This past summer he decided he liked looking over the embankment. He'd look at the house to check to see if I was watching him, then trying to decide if he should escape the yard for his first time ever.

He never minded being lifted into the bath tub for a nice bath. He would usually try to lay down with the water coming up to his nose. It didn't matter how many towels were used to dry him off, he knew the best way to dry off was in the back yard, rolling around the grass. Of course a few times Sadie thought it was best if she gave him instructions on how to dry off.

On the really hot days, he enjoyed either laying in the grass, the warm concrete floor in the carport or on those red stone panels by the corner of the house.

I know it might be hard to believe, but at the time of "rush hour" traffic going by the house, he use to go outside and lay on the corner of the carport watching the traffic go by heading north. Most of those cars were coming from where I use to work. A few times I'd have someone stop me at work in my "working days" and tell me they saw Winston watching traffic the other night. It was another place that he would sit for hours or until I went outside telling him he had to come in. That was also his favorite spot to sit and watch me mow the front yard.

He knew the "house rules" that he was not allowed in the front yard. Reason being, I didn't want to give him the chance to see another rabbit or squirrel, maybe even a bird that would make him run onto the highway. Yet, when he was looking for Heidi last summer he noticed she was sunbathing in the front yard. He thought he'd take a chance on breaking the "house rules"

He decided he might like to try a little camping. Like camping in a tent ... somewhere far away from his backyard. So this past summer in 2015 we bought a tent. He checked it out, liked it and it wasn't long before we headed out to Utah and Colorado for a couple of nights of tent camping.

We spent our first night in Rifle SP, in Rifle Colorado. That hot afternoon he felt it was better to sleep in the dirt rather than on the blanket.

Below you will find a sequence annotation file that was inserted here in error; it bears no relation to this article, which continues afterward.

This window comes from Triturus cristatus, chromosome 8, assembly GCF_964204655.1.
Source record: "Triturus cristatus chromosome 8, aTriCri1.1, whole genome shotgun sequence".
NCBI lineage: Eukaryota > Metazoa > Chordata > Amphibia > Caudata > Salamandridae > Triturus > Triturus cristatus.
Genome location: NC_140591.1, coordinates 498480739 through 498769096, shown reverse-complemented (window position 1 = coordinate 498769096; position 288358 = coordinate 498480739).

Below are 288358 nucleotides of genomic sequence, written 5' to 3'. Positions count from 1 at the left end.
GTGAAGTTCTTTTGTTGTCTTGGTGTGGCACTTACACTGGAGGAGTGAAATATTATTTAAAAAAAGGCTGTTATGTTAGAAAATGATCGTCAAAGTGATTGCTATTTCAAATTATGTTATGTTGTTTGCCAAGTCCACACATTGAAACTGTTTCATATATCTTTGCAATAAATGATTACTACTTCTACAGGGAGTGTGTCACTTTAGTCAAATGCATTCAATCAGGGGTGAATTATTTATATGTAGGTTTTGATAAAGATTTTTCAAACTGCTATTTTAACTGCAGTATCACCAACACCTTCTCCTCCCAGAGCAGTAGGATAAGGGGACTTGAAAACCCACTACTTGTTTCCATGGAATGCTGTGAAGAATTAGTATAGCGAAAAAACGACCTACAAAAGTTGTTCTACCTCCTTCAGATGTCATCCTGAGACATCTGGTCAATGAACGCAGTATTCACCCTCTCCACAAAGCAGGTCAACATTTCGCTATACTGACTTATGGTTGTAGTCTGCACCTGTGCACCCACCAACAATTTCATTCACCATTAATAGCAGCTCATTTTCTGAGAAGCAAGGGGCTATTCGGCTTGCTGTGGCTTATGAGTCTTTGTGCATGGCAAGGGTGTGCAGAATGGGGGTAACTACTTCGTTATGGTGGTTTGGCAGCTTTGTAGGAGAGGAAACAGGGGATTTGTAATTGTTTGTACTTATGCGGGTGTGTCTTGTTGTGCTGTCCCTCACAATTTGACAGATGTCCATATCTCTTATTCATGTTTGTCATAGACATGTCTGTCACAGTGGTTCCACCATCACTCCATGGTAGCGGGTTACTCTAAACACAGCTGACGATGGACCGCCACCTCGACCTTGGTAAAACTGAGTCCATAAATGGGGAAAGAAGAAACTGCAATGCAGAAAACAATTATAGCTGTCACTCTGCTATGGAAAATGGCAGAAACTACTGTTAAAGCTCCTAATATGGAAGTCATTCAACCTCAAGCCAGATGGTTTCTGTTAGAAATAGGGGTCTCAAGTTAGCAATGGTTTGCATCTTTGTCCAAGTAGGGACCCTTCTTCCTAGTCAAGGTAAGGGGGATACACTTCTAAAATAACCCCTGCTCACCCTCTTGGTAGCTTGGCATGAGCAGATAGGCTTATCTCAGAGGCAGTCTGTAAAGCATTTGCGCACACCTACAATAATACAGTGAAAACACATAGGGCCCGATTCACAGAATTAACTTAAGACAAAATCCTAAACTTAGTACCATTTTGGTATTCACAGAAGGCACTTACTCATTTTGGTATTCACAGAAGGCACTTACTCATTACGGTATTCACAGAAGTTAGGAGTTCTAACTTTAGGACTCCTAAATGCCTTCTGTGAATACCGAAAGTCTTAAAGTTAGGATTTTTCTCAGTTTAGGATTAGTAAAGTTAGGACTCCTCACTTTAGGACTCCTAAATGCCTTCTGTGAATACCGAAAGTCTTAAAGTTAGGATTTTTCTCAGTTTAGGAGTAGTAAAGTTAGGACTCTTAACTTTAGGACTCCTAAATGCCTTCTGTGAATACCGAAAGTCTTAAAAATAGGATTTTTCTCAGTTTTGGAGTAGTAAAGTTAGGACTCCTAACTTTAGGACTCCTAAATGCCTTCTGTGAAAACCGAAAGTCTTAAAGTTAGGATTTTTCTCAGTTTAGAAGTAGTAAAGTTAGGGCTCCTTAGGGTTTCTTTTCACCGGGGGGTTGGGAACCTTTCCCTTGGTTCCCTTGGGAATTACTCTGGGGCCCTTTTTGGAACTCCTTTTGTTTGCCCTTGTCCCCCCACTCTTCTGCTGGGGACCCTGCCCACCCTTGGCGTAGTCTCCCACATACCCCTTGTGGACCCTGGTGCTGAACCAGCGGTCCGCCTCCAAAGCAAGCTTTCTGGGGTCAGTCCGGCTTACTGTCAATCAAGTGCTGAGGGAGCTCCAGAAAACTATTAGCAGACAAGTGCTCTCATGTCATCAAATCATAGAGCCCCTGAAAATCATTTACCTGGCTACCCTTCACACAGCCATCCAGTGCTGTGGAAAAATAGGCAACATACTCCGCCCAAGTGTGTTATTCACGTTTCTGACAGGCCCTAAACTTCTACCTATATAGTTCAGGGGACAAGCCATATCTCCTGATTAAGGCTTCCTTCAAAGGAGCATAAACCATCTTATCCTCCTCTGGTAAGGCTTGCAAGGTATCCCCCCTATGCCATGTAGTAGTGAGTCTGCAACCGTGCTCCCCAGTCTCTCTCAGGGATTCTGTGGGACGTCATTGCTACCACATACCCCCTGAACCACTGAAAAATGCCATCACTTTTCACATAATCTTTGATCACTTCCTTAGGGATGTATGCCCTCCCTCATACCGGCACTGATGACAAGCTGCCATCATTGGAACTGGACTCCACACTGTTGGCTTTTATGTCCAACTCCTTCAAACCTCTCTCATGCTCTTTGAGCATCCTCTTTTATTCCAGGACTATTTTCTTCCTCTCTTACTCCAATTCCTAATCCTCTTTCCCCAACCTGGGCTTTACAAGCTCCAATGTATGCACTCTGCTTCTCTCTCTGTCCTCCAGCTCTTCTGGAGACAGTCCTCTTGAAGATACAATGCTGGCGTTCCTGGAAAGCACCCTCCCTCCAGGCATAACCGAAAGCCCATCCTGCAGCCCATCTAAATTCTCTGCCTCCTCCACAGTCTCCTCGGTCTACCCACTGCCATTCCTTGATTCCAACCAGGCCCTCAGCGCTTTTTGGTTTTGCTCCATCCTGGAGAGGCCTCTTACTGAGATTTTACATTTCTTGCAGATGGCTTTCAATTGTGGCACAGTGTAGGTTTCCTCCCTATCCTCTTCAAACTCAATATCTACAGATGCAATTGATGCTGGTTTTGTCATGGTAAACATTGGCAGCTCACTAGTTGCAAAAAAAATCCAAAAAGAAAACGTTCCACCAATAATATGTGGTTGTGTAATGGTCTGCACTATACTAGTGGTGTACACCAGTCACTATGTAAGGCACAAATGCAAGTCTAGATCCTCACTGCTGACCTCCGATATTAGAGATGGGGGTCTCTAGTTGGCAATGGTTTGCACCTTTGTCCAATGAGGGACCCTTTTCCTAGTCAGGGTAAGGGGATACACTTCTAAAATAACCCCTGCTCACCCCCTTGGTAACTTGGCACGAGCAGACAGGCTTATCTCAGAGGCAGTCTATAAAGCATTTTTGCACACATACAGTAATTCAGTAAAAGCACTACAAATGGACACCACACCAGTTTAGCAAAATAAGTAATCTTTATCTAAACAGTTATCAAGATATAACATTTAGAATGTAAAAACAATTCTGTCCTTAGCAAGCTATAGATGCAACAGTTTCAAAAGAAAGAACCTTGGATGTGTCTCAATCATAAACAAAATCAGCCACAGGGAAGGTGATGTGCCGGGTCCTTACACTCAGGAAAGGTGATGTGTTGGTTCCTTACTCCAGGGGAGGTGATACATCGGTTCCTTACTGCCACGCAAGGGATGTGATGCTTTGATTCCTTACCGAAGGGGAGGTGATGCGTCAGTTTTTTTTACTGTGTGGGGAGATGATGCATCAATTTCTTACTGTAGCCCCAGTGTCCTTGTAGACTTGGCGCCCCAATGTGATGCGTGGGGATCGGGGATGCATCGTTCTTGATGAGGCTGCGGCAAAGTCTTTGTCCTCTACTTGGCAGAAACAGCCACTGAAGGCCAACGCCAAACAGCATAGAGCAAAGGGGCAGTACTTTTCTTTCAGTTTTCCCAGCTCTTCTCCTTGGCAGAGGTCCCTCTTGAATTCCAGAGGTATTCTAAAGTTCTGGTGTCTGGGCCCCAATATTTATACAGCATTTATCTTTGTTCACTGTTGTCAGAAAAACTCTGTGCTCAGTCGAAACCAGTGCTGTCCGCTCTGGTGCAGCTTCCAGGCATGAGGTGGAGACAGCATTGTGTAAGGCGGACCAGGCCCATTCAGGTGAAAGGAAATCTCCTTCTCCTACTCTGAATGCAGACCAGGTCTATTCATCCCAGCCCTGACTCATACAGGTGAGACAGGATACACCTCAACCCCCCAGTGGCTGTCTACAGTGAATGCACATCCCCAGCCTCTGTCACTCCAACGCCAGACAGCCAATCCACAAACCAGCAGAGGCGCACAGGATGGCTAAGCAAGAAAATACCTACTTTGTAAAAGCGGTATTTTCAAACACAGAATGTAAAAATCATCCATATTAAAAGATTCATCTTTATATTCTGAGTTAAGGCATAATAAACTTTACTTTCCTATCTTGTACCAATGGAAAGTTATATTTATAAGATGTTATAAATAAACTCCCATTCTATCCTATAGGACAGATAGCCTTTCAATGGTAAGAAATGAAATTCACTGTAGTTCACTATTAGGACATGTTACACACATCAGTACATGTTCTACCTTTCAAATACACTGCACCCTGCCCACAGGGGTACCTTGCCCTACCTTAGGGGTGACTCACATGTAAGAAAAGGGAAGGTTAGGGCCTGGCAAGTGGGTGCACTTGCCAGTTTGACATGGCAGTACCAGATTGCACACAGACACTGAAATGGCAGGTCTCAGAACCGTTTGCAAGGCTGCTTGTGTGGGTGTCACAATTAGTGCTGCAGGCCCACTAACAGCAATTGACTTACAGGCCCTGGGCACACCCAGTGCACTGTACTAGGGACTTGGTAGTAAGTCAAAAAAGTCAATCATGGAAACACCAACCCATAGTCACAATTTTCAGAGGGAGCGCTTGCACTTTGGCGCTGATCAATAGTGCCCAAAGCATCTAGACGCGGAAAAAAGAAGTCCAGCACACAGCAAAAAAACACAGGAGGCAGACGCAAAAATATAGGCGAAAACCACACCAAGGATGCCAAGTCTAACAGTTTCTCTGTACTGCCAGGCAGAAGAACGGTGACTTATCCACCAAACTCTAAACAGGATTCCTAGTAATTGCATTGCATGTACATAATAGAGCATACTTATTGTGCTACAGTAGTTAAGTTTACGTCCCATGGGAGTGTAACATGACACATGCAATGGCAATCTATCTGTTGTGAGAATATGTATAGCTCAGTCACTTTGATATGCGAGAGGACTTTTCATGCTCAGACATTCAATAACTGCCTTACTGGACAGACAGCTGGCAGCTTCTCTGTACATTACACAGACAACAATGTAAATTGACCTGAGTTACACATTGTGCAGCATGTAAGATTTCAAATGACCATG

The next night we were out in Utah somewhere, waiting for the storms. Since he had experience using a sleeping bag inside the house, using one in a tent was no problem.

Enjoying a nice warm October day.

Over the 11 years and 7 months we spent a lot of nights sitting on the couch watching football, basketball or baseball games on tv.  As you can tell he was a huge sports fan.

He was such in good shape his 10th birthday that with his great health and a history of no health issues, I thought he might be my first basset hound to live to be a 15 year old basset hound. That would have made him 105 in people years.

Little did we know that on December 18 when I took the photo below photo, his quality of life would change drastically the next morning just as he woke up.

He was pretty sure he could get his back into shape. He tried his best to sleep it off, getting as much rest as possible to help heal his back. The 3 other hounds were concerned after they saw him walking with a t-shirt sling lifting his rear legs off the ground, and stayed near him to help in his recovery.

As he started feeling better I had to devise a temporary confined area to keep him from walking around the house while his back legs dragged on the floor behind him. So a baby gate, a box and a small heater was about all I could come with. It didn't take him long to figure out that if he nosed and shouldered his way between the box and heater ... he was on the highway to freedom. A couple of 20# dumbbells for support stopped his escapes.

Finally Sadie, Stella and Heidi decided he needed their help.

He had time to enjoy the great weather on Christmas Day 2015, bad back and all. He sat outside looking for snowflakes. Doesn't it usually snow on Christmas??

It didn't matter how much sleep he got, the laser treatments he got nor the 45 anti-inflammatory pills he took -- he couldn't overcome the damage to his back that left his rear legs useless. Finally early one morning he told me it was time to go.

The End